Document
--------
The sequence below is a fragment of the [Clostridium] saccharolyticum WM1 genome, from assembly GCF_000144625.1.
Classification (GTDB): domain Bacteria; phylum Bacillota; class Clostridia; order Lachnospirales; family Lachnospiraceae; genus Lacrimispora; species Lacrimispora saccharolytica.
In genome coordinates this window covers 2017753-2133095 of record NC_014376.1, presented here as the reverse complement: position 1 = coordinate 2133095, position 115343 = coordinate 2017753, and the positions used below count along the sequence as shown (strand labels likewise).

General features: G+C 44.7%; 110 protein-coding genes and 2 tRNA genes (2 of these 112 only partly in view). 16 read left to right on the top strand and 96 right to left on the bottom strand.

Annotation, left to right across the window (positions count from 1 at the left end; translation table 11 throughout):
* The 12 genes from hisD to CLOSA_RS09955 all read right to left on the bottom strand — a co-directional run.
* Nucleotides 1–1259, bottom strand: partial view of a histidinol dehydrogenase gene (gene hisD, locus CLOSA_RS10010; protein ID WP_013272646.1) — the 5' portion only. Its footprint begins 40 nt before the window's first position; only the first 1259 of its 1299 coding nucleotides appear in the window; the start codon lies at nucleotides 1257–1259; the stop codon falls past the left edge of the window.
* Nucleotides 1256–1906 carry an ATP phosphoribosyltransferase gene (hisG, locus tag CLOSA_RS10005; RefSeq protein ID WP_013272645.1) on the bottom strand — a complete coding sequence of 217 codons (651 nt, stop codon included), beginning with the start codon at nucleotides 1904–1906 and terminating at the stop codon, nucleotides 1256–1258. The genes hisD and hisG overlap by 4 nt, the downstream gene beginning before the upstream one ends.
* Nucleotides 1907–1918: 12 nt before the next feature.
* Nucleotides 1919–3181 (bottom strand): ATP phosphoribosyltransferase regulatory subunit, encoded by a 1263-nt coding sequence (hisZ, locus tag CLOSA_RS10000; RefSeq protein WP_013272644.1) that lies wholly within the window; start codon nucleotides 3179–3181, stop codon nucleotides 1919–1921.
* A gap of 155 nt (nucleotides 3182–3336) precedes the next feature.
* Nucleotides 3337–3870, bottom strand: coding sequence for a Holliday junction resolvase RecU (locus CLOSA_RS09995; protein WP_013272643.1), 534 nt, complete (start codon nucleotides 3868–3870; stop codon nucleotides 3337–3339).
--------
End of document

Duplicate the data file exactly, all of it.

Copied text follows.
The sequence below is a fragment of the [Clostridium] saccharolyticum WM1 genome, from assembly GCF_000144625.1.
Classification (GTDB): domain Bacteria; phylum Bacillota; class Clostridia; order Lachnospirales; family Lachnospiraceae; genus Lacrimispora; species Lacrimispora saccharolytica.
In genome coordinates this window covers 2017753-2133095 of record NC_014376.1, presented here as the reverse complement: position 1 = coordinate 2133095, position 115343 = coordinate 2017753, and the positions used below count along the sequence as shown (strand labels likewise).

General features: G+C 44.7%; 110 protein-coding genes and 2 tRNA genes (2 of these 112 only partly in view). 16 read left to right on the top strand and 96 right to left on the bottom strand.

Annotation, left to right across the window (positions count from 1 at the left end; translation table 11 throughout):
* The 12 genes from hisD to CLOSA_RS09955 all read right to left on the bottom strand — a co-directional run.
* Nucleotides 1–1259, bottom strand: partial view of a histidinol dehydrogenase gene (gene hisD, locus CLOSA_RS10010; protein ID WP_013272646.1) — the 5' portion only. Its footprint begins 40 nt before the window's first position; only the first 1259 of its 1299 coding nucleotides appear in the window; the start codon lies at nucleotides 1257–1259; the stop codon falls past the left edge of the window.
* Nucleotides 1256–1906 carry an ATP phosphoribosyltransferase gene (hisG, locus tag CLOSA_RS10005; RefSeq protein ID WP_013272645.1) on the bottom strand — a complete coding sequence of 217 codons (651 nt, stop codon included), beginning with the start codon at nucleotides 1904–1906 and terminating at the stop codon, nucleotides 1256–1258. The genes hisD and hisG overlap by 4 nt, the downstream gene beginning before the upstream one ends.
* Nucleotides 1907–1918: 12 nt before the next feature.
* Nucleotides 1919–3181 (bottom strand): ATP phosphoribosyltransferase regulatory subunit, encoded by a 1263-nt coding sequence (hisZ, locus tag CLOSA_RS10000; RefSeq protein WP_013272644.1) that lies wholly within the window; start codon nucleotides 3179–3181, stop codon nucleotides 1919–1921.
* A gap of 155 nt (nucleotides 3182–3336) precedes the next feature.
* Nucleotides 3337–3870, bottom strand: coding sequence for a Holliday junction resolvase RecU (locus CLOSA_RS09995; protein WP_013272643.1), 534 nt, complete (start codon nucleotides 3868–3870; stop codon nucleotides 3337–3339).